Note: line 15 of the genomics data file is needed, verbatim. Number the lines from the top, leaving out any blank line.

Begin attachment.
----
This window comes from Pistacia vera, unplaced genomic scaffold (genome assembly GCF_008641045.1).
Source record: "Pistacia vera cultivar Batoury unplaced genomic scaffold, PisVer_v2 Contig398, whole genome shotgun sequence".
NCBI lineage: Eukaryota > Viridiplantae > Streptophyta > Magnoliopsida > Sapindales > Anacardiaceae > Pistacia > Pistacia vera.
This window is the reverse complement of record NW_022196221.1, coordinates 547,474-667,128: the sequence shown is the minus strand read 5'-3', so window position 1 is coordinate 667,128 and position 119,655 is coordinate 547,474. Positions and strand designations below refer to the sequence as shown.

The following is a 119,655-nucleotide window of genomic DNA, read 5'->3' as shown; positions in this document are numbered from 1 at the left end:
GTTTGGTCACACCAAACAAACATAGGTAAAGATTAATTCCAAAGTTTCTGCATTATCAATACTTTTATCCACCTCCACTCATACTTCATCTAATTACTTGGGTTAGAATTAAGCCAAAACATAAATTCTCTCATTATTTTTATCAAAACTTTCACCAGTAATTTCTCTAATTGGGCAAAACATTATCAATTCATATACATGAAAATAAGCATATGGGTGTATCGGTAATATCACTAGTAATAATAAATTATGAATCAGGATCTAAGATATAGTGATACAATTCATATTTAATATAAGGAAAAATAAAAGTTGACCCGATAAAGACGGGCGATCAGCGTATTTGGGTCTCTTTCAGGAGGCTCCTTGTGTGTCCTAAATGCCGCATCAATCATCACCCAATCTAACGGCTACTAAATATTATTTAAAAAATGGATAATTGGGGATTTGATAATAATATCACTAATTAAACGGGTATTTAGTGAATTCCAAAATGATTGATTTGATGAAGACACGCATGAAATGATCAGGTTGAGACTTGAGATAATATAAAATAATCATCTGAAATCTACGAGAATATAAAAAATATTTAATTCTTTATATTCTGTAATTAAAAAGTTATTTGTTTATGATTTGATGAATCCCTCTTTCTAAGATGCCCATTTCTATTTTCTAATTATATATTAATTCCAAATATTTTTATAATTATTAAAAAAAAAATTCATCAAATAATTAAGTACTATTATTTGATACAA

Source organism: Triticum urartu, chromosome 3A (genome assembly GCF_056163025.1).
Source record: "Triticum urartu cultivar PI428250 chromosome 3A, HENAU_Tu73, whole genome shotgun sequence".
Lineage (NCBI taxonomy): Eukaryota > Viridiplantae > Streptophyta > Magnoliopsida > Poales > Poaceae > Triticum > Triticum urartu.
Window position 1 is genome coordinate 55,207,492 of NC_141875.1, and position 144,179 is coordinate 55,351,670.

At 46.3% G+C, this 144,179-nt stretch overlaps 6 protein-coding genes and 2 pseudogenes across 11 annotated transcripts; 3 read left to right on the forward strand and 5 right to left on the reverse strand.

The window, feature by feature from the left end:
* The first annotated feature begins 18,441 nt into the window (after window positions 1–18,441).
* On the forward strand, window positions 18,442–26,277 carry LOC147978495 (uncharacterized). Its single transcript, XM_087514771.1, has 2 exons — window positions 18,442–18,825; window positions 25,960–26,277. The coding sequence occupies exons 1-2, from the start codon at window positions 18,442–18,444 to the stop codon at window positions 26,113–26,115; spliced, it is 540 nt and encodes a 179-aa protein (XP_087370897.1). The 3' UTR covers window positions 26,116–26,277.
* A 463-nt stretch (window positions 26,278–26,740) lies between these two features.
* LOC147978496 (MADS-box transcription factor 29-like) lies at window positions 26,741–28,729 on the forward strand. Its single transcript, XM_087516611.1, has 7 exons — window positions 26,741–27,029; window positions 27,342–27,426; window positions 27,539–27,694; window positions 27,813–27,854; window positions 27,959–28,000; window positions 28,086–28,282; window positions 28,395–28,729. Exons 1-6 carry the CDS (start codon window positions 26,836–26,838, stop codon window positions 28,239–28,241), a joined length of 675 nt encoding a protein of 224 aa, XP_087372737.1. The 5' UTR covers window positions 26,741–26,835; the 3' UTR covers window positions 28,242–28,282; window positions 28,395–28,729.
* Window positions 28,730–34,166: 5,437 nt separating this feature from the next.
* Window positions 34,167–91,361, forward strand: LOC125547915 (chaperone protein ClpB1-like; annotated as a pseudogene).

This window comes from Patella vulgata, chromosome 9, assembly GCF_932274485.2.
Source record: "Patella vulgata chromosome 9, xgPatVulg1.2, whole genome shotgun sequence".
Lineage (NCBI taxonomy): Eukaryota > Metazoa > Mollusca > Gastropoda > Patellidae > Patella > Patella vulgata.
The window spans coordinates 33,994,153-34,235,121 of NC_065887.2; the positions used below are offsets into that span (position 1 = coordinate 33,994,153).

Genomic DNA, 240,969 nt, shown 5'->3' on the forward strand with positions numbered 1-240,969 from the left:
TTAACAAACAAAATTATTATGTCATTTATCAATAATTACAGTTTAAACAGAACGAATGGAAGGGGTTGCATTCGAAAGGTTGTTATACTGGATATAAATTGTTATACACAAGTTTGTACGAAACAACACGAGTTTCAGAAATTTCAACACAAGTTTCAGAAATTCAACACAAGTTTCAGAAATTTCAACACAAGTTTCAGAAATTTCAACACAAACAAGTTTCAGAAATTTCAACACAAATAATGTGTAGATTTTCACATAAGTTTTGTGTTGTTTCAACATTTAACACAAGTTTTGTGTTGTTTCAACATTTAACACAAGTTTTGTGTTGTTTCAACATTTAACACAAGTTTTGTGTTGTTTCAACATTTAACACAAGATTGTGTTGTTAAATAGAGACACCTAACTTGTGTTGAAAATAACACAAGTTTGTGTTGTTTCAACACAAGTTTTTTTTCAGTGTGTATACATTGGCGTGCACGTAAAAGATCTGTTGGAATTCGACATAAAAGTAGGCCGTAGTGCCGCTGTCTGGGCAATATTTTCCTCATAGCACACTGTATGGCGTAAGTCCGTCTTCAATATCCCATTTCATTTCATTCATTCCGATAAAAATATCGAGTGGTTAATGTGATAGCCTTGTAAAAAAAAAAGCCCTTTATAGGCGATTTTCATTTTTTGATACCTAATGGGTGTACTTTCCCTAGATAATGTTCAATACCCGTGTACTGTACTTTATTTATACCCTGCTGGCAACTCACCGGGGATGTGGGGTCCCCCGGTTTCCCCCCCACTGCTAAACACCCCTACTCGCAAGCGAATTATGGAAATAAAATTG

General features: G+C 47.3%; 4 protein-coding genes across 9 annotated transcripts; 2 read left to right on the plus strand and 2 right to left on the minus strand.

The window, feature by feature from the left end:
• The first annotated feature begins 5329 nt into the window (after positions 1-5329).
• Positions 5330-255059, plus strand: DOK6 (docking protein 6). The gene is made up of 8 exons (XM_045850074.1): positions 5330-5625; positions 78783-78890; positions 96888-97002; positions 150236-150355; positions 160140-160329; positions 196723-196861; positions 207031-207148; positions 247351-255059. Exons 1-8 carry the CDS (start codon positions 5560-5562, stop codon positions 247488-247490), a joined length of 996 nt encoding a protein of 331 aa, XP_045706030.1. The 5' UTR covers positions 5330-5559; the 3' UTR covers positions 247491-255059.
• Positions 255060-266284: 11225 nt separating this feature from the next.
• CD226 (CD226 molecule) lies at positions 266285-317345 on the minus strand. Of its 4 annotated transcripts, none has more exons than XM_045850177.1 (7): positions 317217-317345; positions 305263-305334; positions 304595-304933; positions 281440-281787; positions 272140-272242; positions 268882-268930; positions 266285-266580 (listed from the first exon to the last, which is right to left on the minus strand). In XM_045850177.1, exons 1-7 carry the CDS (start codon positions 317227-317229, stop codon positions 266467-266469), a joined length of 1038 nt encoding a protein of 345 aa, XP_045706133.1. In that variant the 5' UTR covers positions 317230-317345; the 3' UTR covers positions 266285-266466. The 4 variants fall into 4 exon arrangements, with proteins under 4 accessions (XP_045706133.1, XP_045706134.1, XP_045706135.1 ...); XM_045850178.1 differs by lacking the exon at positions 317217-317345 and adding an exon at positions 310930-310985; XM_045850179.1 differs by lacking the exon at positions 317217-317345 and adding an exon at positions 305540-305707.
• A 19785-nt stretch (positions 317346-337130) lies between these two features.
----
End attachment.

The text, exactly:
* A 463-nt stretch (window positions 26,278–26,740) lies between these two features.